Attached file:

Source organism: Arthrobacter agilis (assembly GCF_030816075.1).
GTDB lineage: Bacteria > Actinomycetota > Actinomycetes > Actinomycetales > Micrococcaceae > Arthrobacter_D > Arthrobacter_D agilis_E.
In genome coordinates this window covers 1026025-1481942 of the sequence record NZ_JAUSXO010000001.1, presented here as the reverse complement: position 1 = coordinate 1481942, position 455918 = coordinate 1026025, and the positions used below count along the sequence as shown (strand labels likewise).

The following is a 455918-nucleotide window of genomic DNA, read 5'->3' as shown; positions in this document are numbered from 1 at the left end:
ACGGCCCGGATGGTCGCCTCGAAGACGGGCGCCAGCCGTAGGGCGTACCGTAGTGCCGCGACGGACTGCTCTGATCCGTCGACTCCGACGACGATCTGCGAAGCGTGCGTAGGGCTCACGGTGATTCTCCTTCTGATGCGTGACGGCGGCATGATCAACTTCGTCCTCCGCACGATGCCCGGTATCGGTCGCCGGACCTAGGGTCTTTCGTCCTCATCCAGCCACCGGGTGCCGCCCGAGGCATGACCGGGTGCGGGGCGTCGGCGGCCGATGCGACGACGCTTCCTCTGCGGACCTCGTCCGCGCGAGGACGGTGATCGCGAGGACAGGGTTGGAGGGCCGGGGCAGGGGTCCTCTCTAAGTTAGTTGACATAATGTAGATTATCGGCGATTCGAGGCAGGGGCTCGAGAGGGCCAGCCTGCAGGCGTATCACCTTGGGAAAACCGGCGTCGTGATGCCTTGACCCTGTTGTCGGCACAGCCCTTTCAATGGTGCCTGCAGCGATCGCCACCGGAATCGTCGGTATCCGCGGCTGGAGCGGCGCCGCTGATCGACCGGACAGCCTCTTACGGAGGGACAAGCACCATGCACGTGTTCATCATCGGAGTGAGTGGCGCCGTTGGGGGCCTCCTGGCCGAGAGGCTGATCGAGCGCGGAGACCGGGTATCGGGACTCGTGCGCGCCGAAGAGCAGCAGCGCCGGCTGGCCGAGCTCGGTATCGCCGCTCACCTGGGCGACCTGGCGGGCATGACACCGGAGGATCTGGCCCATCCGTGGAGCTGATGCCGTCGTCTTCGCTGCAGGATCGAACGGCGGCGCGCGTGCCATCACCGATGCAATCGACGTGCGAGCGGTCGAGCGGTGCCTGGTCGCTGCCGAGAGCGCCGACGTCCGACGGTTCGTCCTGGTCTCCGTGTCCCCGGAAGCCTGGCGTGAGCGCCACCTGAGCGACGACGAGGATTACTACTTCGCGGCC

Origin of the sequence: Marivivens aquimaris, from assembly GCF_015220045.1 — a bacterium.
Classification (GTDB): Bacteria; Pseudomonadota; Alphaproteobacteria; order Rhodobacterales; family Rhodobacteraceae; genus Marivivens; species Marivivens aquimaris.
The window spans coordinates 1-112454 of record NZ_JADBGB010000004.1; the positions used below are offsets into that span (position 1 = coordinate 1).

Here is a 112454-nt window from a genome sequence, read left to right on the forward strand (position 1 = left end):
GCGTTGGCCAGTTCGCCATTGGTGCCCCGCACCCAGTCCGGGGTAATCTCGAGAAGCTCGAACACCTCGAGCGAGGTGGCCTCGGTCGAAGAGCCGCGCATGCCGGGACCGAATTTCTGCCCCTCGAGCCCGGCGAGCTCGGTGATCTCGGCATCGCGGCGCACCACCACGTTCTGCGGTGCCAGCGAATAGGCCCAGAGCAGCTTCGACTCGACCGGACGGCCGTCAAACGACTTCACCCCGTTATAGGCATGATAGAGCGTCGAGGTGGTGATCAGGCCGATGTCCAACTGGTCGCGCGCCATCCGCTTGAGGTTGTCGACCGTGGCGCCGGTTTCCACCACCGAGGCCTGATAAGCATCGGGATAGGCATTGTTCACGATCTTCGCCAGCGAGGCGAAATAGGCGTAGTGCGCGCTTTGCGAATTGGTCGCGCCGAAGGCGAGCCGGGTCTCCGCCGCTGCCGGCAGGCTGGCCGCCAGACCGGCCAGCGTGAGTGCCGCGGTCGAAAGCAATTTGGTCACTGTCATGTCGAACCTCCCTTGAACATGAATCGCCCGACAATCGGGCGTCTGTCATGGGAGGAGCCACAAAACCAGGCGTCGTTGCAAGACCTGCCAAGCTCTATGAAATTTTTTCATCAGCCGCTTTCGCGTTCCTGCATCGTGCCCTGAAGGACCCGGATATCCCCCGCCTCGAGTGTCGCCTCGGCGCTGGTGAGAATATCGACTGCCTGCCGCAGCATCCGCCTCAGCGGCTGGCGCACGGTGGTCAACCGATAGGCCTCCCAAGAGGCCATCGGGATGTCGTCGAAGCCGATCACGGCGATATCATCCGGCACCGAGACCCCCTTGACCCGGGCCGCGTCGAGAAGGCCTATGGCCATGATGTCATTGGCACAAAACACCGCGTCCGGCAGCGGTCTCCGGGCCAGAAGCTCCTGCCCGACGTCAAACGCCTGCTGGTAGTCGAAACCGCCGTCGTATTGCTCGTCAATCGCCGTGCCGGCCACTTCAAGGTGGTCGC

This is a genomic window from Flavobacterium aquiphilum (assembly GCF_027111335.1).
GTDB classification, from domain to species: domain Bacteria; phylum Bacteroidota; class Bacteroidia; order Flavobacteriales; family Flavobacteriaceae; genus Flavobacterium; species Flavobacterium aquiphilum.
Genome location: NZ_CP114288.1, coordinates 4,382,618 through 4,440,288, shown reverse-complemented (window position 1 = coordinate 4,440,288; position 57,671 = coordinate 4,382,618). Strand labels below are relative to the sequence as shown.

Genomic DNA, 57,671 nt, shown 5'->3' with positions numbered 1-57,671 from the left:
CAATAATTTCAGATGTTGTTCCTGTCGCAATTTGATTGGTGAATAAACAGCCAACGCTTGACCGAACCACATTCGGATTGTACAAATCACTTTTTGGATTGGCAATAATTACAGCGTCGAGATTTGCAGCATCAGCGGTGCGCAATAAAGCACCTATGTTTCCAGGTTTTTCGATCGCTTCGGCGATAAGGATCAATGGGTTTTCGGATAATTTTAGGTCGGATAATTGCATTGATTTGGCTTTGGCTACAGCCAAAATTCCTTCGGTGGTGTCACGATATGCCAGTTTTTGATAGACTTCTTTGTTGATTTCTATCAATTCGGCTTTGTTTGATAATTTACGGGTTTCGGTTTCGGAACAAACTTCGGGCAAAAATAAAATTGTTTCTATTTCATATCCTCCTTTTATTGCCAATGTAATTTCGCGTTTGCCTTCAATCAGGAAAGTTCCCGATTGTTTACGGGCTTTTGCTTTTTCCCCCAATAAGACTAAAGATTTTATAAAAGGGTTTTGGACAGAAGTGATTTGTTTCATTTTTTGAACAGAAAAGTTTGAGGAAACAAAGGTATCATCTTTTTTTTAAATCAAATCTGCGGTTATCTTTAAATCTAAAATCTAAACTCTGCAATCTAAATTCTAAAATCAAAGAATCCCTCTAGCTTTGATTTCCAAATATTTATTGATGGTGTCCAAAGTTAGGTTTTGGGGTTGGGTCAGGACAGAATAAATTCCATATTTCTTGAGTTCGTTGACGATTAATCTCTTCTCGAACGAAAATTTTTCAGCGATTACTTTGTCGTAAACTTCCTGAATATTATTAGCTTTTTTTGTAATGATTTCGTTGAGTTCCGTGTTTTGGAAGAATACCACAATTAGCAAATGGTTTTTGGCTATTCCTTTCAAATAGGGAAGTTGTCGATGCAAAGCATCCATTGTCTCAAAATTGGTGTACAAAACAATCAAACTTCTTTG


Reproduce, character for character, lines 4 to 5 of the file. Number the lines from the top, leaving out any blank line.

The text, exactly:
The following is a 455918-nucleotide window of genomic DNA, read 5'->3' as shown; positions in this document are numbered from 1 at the left end:
ACGGCCCGGATGGTCGCCTCGAAGACGGGCGCCAGCCGTAGGGCGTACCGTAGTGCCGCGACGGACTGCTCTGATCCGTCGACTCCGACGACGATCTGCGAAGCGTGCGTAGGGCTCACGGTGATTCTCCTTCTGATGCGTGACGGCGGCATGATCAACTTCGTCCTCCGCACGATGCCCGGTATCGGTCGCCGGACCTAGGGTCTTTCGTCCTCATCCAGCCACCGGGTGCCGCCCGAGGCATGACCGGGTGCGGGGCGTCGGCGGCCGATGCGACGACGCTTCCTCTGCGGACCTCGTCCGCGCGAGGACGGTGATCGCGAGGACAGGGTTGGAGGGCCGGGGCAGGGGTCCTCTCTAAGTTAGTTGACATAATGTAGATTATCGGCGATTCGAGGCAGGGGCTCGAGAGGGCCAGCCTGCAGGCGTATCACCTTGGGAAAACCGGCGTCGTGATGCCTTGACCCTGTTGTCGGCACAGCCCTTTCAATGGTGCCTGCAGCGATCGCCACCGGAATCGTCGGTATCCGCGGCTGGAGCGGCGCCGCTGATCGACCGGACAGCCTCTTACGGAGGGACAAGCACCATGCACGTGTTCATCATCGGAGTGAGTGGCGCCGTTGGGGGCCTCCTGGCCGAGAGGCTGATCGAGCGCGGAGACCGGGTATCGGGACTCGTGCGCGCCGAAGAGCAGCAGCGCCGGCTGGCCGAGCTCGGTATCGCCGCTCACCTGGGCGACCTGGCGGGCATGACACCGGAGGATCTGGCCCATCCGTGGAGCTGATGCCGTCGTCTTCGCTGCAGGATCGAACGGCGGCGCGCGTGCCATCACCGATGCAATCGACGTGCGAGCGGTCGAGCGGTGCCTGGTCGCTGCCGAGAGCGCCGACGTCCGACGGTTCGTCCTGGTCTCCGTGTCCCCGGAAGCCTGGCGTGAGCGCCACCTGAGCGACGACGAGGATTACTACTTCGCGGCC